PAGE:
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Westminster Abbey is, in my opinion, one of the most magnificent and important church in the world. Just imagine all these royal weddings, funerals, graves there.
From Wikipedia:
Westminster Abbey, formally titled the Collegiate Church of Saint Peter at Westminster, is a large, mainly Gothic abbey church in the City of Westminster, London, England, just to the west of the Palace of Westminster. It is one of the United Kingdom's most notable religious buildings and the traditional place of coronation and a burial site for English and, later, British monarchs. Since the coronation of William the Conqueror in 1066, all coronations of English and British monarchs have occurred in Westminster Abbey. Sixteen royal weddings have occurred at the Abbey since 1100.

According to a tradition first reported by Sulcard in about 1080, a church was founded at the site (then known as Thorn Ey (Thorn Island)) in the seventh century at the time of Mellitus, a Bishop of London. Construction of the present church began in 1245 on the orders of King Henry III.

The church was originally part of a Catholic Benedictine abbey, which was dissolved in 1539. It then served as the cathedral of the Diocese of Westminster until 1550, then as a second cathedral of the Diocese of London until 1556. The abbey was restored to the Benedictines by Mary I in 1556, then in 1559 made a royal peculiar—a church responsible directly to the sovereign—by Queen Elizabeth I.

The Abbey is the burial site of more than 3,300 people, usually of prominence in British history: at least 16 monarchs, eight prime ministers, poets laureate, actors, scientists, military leaders, and the Unknown Warrior—the first person interred in the Abbey's Poets' Corner was Geoffrey Chaucer in 1400.

Coronations:
Since the coronation in 1066 of William the Conqueror, every English and British monarch (except Edward V and Edward VIII, who were never crowned) has been crowned in Westminster Abbey.[4][5] In 1216, Henry III could not be crowned in London when he came to the throne, because the French prince Louis had taken control of the city, and so the king was crowned in the Church of St. Peter in Gloucester (which is now Gloucester Cathedral). This coronation was deemed by Pope Honorius III to be improper, and a further coronation was held in Westminster Abbey on 17 May 1220.[56]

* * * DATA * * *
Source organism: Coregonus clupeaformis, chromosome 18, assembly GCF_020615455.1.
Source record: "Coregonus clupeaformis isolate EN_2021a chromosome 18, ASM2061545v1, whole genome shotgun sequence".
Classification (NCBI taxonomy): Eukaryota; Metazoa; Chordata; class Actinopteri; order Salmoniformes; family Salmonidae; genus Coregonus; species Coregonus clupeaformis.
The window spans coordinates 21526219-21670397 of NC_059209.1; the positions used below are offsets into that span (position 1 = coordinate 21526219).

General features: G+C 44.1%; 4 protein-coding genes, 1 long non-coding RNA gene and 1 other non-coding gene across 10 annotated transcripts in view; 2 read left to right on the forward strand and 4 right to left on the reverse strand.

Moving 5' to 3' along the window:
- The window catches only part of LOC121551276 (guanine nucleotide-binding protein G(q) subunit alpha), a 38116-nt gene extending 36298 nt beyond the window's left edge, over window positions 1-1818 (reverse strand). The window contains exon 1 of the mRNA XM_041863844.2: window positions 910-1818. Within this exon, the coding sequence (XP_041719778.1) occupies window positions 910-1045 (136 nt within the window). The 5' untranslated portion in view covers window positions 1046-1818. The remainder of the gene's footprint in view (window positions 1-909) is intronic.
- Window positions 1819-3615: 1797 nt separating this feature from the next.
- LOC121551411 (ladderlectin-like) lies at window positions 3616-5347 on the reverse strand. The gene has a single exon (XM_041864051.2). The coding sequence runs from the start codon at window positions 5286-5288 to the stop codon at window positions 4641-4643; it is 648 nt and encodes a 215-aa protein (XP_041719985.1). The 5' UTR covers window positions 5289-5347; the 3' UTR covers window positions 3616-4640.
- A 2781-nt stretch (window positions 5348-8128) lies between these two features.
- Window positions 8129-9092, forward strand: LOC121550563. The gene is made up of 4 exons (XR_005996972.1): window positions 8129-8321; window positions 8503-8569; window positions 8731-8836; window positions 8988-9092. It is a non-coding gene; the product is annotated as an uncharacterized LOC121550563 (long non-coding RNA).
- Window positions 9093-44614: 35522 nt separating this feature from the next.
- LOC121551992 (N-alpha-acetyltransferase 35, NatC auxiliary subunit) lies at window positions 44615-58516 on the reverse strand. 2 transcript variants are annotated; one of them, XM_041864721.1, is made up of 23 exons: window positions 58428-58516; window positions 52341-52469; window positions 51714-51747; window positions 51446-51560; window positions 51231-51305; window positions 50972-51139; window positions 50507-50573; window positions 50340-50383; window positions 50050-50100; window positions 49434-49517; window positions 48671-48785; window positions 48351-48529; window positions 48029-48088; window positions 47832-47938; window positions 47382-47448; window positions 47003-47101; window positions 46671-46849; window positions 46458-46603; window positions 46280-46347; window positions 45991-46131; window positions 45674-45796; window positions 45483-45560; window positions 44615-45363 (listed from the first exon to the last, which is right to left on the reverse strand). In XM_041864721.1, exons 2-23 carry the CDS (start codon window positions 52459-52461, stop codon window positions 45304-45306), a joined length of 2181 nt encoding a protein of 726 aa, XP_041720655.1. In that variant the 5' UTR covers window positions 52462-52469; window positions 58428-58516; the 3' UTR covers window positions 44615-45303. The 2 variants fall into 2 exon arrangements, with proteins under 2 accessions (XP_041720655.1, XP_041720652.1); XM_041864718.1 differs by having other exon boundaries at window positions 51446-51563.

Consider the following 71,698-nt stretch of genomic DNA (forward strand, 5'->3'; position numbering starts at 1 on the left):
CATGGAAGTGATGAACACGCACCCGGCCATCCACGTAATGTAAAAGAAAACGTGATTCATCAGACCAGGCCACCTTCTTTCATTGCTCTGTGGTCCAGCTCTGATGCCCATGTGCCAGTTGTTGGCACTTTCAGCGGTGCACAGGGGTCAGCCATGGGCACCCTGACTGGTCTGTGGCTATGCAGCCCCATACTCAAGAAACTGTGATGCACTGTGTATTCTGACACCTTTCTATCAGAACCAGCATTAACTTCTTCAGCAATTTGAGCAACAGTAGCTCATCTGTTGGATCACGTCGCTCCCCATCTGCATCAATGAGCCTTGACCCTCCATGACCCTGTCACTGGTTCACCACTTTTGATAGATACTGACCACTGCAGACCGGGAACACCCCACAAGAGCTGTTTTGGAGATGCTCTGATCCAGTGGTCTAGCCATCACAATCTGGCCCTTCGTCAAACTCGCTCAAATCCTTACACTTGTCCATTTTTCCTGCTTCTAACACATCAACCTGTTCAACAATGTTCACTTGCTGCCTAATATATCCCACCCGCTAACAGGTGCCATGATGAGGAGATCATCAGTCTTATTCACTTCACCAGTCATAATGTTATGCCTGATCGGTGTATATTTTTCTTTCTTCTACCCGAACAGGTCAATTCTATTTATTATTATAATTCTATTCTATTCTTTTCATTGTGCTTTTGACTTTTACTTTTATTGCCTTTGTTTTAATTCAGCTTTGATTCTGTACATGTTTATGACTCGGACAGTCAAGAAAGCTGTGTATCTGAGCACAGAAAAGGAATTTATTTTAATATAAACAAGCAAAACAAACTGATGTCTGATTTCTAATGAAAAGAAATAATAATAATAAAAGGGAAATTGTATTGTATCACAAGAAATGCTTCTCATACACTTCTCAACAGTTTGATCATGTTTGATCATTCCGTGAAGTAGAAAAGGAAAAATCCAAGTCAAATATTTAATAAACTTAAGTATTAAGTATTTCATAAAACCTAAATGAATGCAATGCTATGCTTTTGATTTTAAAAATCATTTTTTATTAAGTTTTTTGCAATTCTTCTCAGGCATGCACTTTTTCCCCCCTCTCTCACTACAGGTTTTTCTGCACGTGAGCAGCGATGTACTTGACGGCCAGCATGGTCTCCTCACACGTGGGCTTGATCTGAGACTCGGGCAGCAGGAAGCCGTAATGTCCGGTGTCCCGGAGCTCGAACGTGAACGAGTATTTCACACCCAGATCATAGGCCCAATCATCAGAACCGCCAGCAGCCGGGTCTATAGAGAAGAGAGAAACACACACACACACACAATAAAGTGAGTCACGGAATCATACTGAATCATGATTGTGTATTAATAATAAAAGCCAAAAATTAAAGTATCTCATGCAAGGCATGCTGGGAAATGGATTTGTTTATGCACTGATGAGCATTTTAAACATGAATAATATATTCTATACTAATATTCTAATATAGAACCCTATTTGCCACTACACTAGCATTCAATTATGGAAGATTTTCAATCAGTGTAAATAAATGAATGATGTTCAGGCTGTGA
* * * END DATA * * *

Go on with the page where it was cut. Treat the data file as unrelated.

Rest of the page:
King Edward's Chair (or St Edward's Chair), the throne on which English and British sovereigns have been seated at the moment of crowning, is now housed within the Abbey in St George's Chapel near the West Door, and has been used at every coronation since 1308. From 1301 to 1996 (except for a short time in 1950 when the stone was temporarily stolen by Scottish nationalists), the chair also housed the Stone of Scone upon which the kings of Scots are crowned. Although the Stone is now kept in Scotland, in Edinburgh Castle, it is intended that the Stone will be returned to St Edward's Chair for use during future coronation ceremonies."

I find it very strange that, as far as I have seen, there are NO photos of the magnificent interiors on TE. Why?
Inside, there is a route to follow, so one can (and must) visit all the places. Unfortunately, I haven't seen the Isaac Newton's grave. I asked where it was, they told me it was somewhere hidden and I couldn't go to the place again. But I saw tombs of kings, famous poets, writers, musicians, ..

I have MANY photos, but will you be interested?

In Workshop, the closer view of this altair.
Also, in the times of the Platinum Jubilee it is appropriate to show the Coronation Chair (even if the photo is of bad quality).

AS USUAL, BETTER SEE ALL IN THE LARGE FORMAT.

holmertz, ikeharel, pierrefonds, aliabazari, ChrisJ, COSTANTINO, jemaflor, jean113, mcmtanyel, adramad heeft deze opmerking als nuttig gemarkeerd

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Additional Photos by Malgorzata Kopczynska (emka) Gold Star Critiquer/Gold Star Workshop Editor/Gold Note Writer [C: 13572 W: 141 N: 35185] (158644)
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